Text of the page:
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Hoffmann, R. A wiki for the life sciences where authorship matters. Nature Genetics (2008)
 
 
 
 
 

Biological effect of pulsed dose rate brachytherapy with stepping sources if short half-times of repair are present in tissues.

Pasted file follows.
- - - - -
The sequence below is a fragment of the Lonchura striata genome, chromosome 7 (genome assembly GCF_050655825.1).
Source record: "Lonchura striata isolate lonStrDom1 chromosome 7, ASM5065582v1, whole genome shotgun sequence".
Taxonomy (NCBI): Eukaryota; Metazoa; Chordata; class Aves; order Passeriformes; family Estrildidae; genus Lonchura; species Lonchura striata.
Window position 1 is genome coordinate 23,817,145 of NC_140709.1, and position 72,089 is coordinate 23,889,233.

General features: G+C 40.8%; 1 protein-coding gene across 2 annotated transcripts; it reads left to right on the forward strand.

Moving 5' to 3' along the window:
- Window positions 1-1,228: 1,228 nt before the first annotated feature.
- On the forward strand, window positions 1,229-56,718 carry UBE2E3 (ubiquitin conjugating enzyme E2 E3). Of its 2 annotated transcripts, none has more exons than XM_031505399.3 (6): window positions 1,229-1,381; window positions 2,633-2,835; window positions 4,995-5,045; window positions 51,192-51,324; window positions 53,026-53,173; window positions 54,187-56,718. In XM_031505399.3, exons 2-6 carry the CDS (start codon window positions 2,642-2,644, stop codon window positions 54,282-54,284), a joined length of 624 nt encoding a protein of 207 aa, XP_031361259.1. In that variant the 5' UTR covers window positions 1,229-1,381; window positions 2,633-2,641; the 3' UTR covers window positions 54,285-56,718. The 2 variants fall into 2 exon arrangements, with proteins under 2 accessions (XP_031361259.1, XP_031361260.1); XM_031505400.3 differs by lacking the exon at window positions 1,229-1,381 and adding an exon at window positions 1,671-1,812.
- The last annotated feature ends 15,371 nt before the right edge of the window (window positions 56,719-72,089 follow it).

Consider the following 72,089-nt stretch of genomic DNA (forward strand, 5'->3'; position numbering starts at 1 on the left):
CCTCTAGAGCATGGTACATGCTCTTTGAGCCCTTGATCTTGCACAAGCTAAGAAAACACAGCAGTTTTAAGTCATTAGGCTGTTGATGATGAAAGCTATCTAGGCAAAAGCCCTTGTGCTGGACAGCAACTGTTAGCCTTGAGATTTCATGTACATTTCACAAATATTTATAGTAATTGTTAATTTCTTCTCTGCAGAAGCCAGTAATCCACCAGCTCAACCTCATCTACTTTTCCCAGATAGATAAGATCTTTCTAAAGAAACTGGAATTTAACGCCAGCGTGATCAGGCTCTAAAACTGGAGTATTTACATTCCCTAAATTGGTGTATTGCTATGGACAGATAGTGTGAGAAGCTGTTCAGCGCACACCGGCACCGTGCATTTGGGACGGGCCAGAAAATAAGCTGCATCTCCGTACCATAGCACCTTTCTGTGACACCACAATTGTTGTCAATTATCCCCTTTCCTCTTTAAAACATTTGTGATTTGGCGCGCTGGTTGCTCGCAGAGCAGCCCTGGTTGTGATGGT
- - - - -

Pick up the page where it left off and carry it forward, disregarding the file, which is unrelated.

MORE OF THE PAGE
PURPOSE: To explore the possible increase of radiation effect in tissues irradiated by pulsed brachytherapy ( PDR) for local tissue dose rates between those "averaged over the whole pulse" and the instantaneous high dose rates close to the dwell positions. Increased effect is more likely for tissues with short half-times of repair of the order of a few minutes, similar to pulse durations. METHODS AND MATERIALS: Calculations were done assuming the linear quadratic formula for radiation damage, in which only the dose-squared term is subject to exponential repair. The situation with two components of T1,2 is addressed. A constant overall time of 140 h and a constant total dose of 70 Gy were assumed throughout, the continuous low dose rate of 0.5 Gy/h (CLDR) providing the unitary standard effects for each PDR condition. Effects of dose rates ranging from 4 Gy/h to 120 Gy/h ( HDR at 2 Gy/min) were studied, covering the gap in an earlier publication. Four schedules were examined: doses per pulse of 0.5, 1, 1.5, and 2 Gy given at repetiton frequencies of 1, 2, 3, and 4 h, respectively, each with a range of assumed half-times of repair of 4 min to 1.5 h. Results are presented for late-responding tissues, the differences from CLDR being two or three times greater than for early-responding tissues and most tumors. RESULTS: Curves are presented relating the ratio of increased biological effect (proportional to log cell kill) calculated for PDR relative to CLDR. Ratios as high as 1.5 can be found for large doses per pulse (2 Gy) if the half-time of repair in tissues is as short as a few minutes. The major influences on effect are dose per pulse, half-time of repair in tissue, and--when T1/2 is short--the instantaneous dose rate. Maximum ratios of PDR/CLDR occur when the dose rate is such that pulse duration is approximately equal to T1/2. As dose rate in the pulse is increased, a plateau of effect is reached, for most T1/2s, above 10 to 20 Gy/h, which is therefore radiobiologically equivalent to the highest HDR. A stepping source of 1 curie carries a sphere of " HDR" of radius 20 mm with it in its track through tissue. High ratios of PDR/LDR effect can be avoided by keeping dose per pulse below 1 Gy. CONCLUSIONS: Therefore, about 75% of the total dose is delivered at HDR in a PDR implant of moderate volume, reducing to 40% as the source decays from 1 to 0.3 curies. Even so, restricting the dose per pulse to 0.5 or 0.6 Gy should avoid ratios of increased effect larger than about 10%. It appears likely that PDR delivered by stepping source might behave more like HDR than LDR, especially for tissues with a substantial component of repair of very short T1/2.[1]

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